Author: Katrina Wilson M.A. RPC
The holidays are a time for celebration, connection, and enjoyment. They also tend to revolve around food, and in our culture where there is food there will also be diet talk. Diet culture relies on the holiday season to engage people in conversation about losing weight, which foods to avoid, and how to compensate for what has been eaten. This can be really hard to hear for someone working on recovery from an eating disorder, as this type of talk often mirrors the language the eating disorder uses to promote its agenda. Hearing the ED thoughts spoken out loud by friends and family can be hard to navigate, and many struggle with the holidays for this reason.
Although not completely avoidable, there are ways to approach diet talk in a recovery-focused way that can help minimize the impact of even the most well-meaning comments. First, it’s important to set clear boundaries ahead of any gatherings or family events. If possible, talk to your loved ones about what types of comments are unhelpful and unnecessary – we usually encourage people to steer clear of any body or food related comments. Setting this boundary can be hard, and takes some assertiveness and vulnerability, but it can make a big difference in helping your supports understand what you need.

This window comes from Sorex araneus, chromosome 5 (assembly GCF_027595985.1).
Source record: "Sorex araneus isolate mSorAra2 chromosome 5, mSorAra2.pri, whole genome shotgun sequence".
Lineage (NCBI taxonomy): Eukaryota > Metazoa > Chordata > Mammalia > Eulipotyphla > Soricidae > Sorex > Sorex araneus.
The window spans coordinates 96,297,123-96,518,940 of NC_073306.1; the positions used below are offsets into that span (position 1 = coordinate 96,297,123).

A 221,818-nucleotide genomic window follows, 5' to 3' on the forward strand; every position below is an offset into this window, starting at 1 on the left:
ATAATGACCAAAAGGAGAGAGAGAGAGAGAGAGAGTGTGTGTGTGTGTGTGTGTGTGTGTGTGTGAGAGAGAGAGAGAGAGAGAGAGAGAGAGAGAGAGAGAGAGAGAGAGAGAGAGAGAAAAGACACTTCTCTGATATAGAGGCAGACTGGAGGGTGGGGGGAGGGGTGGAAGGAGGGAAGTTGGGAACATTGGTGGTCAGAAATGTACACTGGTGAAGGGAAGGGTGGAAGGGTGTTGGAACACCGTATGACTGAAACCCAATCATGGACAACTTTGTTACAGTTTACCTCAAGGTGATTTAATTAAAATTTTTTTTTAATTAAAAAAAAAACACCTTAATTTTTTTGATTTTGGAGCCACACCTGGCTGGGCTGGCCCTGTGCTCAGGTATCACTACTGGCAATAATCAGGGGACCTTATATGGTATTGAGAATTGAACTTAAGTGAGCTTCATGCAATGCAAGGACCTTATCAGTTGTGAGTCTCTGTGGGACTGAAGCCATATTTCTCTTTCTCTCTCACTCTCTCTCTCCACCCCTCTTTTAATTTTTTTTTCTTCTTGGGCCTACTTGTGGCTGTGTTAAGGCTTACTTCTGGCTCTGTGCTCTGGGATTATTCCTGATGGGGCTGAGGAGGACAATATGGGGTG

Sometimes setting boundaries isn’t always possible, so having a plan for if diet talk does come up can be handy. Rather than going into a situation and “winging it”, take some time to think about how you would like to respond should diet talk enter a conversation. How might you change the topic or redirect the conversation? Could you excuse yourself from the situation and take a breather in the bathroom? How would you like to respond in a recovery-focused way? Having a plan can help you feel more confident in approaching the event, especially if you know diet talk is a hot topic for the crowd you’re with.
Another strategy that can be particularly helpful is practising compassion for those caught up in diet culture. If you struggle with disordered eating, you know what it feels like to be controlled by rules, negative and critical thoughts about yourself and body, and guilt towards what you are eating. When hearing someone engage in the language of diet culture, bring to mind how much you know this hurts, and see what it is like to approach the other with empathy and compassion. It can be really easy for resentment and irritation to build when you are trying to navigate these conversations, and looking from the lens of compassion can help to cut through those emotions, to help you see the internal struggle going on for the other person.
As with the eating disorder voice, you can choose to reframe and defuse from diet talk throughout the holidays. Although you can’t control whether it appears or not, you have the power to choose how you respond.